In A Scandal in Bohemia, in 1891, Sherlock Holmes proclaims: “it is a capital mistake to theorize before one has data. Insensibly, one begins to twist facts to suit theories, instead of theories to suit facts“. Eighty-five years later, in his paper The Varieties of Dispute Processing tabled at the Pound Conference in April 1976, Professor Frank E.A. Sander echoed Mr Holmes’ wisdom when he asserted: “we need far better data...so that we can develop some sophisticated notion of where the main trouble spots are... And we need more data on the role played by some of the key individuals in the [dispute resolution] process e.g. lawyers”.
What goes around, comes around, but this time the interest is worldwide. To honour the 40th anniversary of the 1976 Pound Conference, the Global Pound Conference (GPC) Series 2016-17 held its inaugural event in the Singapore Supreme Court Building in March attended by some 400 delegates from 25 countries. Singapore’s Chief Justice and Senior Minister of State for Finance and Law gave the opening and closing keynotes.
The goal of the GPC Series 2016-17 is to provide the core global data needed to address the causes and remedies of user dissatisfaction with dispute resolution. To date, 38 cities in 29 countries are planning their own GPC Series event in the next 15 months, each asking the same 20 core questions on which delegates can vote electronically, with the results presented and shared instantly and publicly. The organisers have been approached by more cities expressing interest.
In the inaugural GPC event in Singapore, delegate voting in response to those 20 questions surfaced some quite dramatic and disturbing differences, particularly between the views of users and advisors. It also demonstrated some encouraging and reassuring alignment between them and other stakeholder groups.
At each GPC event, delegates can download a dedicated GPC voting app onto their smartphone or tablet. The app is populated with the 20 core GPC questions. A preliminary question asks delegates, via the app, to identify their stakeholder group – Party/User, Advisor, Adjudicative Provider (arbitrator and judiciary), Non-Adjudicative provider or Influencer (e.g. educator, researcher, government). Responses to the 20 questions are then compared by stakeholder category.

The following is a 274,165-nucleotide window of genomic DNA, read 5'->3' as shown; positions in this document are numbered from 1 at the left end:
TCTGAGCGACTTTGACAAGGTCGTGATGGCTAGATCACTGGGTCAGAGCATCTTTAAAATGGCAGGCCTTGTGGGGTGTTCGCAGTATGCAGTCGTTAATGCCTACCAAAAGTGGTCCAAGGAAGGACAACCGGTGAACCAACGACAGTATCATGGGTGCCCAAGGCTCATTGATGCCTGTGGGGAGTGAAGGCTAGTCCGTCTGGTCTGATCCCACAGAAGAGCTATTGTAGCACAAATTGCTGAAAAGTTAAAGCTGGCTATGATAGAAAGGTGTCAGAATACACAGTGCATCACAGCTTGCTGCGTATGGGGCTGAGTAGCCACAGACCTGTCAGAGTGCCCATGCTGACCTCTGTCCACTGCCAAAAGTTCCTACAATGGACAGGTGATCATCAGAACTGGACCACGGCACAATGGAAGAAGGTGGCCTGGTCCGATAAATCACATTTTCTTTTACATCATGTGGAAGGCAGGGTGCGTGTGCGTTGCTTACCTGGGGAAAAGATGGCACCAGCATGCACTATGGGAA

In response to a question about what is the greatest influence on parties when deciding which type of dispute resolution process to use, predictably Advisors ranked legal advice top. Users, as well as both Adjudicative and Non-Adjudicative providers ranked efficiency first and rated legal advice far lower. Similarly, when asked what role Users want lawyers to take in a dispute resolution process, Advisors ranked advocacy by lawyers as the top option. In contrast, Users, and all other stakeholder groups, ranked “working collaboratively with Users” as top, with advocacy by lawyers a distant second. When delegates were asked which stakeholders have the potential to be most influential to bring about change in dispute resolution, Advisors ranked themselves in the top slot, while Users placed them practically bottom, and all stakeholders, except Advisors, rated Governments/Ministries of Justice as the most influential. Another difference was that Advisors were the only stakeholder category to rank purely adjudicative dispute resolution processes highly.
There were also some strong similarities. Thought-provokingly, all stakeholder groups ranked the combination of adjudicative and non-adjudicative processes (e.g. arbitration or litigation with mediation or conciliation) as the most effective dispute resolution process, despite the fact that this combination is seldom offered in practice. All stakeholders were in agreement that combining adjudicative and non-adjudicative processes should be prioritised in order to improve the future of dispute resolution. All stakeholders were aligned behind the idea that the most significant influence for improving dispute resolution is legislation or conventions that promote recognition and enforcement of settlements, including those arrived at via mediation, followed by pre-litigation/pre-arbitration protocols promoting non-adjudicative processes, and cost sanctions against parties failing to try non-adjudicative processes. And all stakeholders (including Advisors) agreed that Advisors would be the group most resistant to change in dispute resolution.
The conversation has now begun in earnest. Data is being generated “glocally”. The scourge of what Professor Sander labelled “the deadening drag of status quoism” is starting to be addressed. Change is in prospect. The data harvested at the coming several dozen GPC Series events around the world will form the basis for improving the future of dispute resolution in the 21st Century.
Almost everyone should have a GPC Series event taking place somewhere nearby in the next 15 months. More information, including the core questions and the voting results to date, can be found at: http://globalpoundconference.org.
The author is very grateful to Michael McIlwrath of GE Oil & Gas and Jeremy Lack of Lawtech, respectively the Chair and Co-ordinator of the Central Organising Group of the GPC Series 2016-17, for peer reviewing this article. Their comments and improvements have all been included.